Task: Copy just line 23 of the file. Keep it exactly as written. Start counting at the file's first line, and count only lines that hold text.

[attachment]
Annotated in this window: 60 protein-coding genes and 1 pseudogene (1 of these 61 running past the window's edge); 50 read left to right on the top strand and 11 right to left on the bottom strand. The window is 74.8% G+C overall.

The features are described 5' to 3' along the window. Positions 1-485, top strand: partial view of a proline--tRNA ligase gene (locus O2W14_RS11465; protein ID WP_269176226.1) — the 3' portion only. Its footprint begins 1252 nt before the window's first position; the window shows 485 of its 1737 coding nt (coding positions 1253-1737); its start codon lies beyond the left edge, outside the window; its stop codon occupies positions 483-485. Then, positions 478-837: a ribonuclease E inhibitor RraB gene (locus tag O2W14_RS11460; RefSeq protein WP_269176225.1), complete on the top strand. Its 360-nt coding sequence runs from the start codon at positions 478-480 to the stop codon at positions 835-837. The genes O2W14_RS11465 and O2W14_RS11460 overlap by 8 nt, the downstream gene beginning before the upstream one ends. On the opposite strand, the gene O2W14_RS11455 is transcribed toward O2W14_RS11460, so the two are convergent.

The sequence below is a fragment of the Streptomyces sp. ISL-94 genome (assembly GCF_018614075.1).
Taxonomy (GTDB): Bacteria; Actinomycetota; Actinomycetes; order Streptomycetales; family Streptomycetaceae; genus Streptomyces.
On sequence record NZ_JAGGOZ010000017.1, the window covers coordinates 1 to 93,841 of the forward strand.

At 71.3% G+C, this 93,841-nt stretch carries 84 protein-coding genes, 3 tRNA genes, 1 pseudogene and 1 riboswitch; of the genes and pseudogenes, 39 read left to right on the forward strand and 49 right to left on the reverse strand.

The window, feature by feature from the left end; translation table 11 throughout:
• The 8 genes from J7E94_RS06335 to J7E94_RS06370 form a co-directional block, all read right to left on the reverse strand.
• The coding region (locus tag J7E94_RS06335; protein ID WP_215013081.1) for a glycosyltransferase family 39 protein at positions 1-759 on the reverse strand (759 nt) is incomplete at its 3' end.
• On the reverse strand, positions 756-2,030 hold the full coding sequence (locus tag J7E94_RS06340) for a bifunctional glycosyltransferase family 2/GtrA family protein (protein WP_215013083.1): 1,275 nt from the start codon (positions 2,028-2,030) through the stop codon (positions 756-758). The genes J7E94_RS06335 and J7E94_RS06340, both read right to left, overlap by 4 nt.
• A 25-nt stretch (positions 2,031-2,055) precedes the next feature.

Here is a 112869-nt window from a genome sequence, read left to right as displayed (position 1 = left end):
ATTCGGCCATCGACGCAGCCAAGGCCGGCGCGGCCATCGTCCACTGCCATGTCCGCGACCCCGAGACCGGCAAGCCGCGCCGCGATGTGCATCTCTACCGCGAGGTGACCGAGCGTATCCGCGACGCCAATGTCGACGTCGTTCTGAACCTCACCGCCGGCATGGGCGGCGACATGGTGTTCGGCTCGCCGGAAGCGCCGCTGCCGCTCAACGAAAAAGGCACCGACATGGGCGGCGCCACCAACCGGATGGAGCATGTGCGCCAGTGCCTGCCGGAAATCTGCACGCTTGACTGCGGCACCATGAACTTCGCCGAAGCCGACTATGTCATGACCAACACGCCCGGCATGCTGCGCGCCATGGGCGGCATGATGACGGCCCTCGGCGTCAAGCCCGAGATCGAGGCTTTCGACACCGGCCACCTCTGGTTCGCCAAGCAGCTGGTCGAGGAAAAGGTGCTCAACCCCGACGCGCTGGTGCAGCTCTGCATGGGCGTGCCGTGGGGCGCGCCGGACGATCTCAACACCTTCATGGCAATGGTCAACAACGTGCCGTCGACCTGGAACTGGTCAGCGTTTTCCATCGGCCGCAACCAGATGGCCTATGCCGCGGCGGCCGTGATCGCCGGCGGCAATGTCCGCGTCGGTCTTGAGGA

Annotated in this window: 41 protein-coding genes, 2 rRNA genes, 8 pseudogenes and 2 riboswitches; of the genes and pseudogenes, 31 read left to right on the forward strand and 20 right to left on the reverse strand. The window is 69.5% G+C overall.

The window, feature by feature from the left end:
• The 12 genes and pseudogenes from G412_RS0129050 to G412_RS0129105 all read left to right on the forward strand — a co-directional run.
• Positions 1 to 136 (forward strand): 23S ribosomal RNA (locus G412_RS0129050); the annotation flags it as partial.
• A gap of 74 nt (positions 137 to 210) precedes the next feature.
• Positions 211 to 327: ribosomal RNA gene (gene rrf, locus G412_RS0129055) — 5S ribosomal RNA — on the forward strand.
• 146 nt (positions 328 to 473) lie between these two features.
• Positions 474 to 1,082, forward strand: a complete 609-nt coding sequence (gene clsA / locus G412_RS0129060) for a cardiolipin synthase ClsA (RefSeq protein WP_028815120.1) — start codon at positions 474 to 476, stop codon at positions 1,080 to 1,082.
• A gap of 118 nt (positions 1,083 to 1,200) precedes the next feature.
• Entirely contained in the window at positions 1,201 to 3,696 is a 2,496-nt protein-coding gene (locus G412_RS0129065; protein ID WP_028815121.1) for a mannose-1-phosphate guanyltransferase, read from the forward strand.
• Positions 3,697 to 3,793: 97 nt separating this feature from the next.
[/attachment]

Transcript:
• Entirely contained in the window at positions 1,201 to 3,696 is a 2,496-nt protein-coding gene (locus G412_RS0129065; protein ID WP_028815121.1) for a mannose-1-phosphate guanyltransferase, read from the forward strand.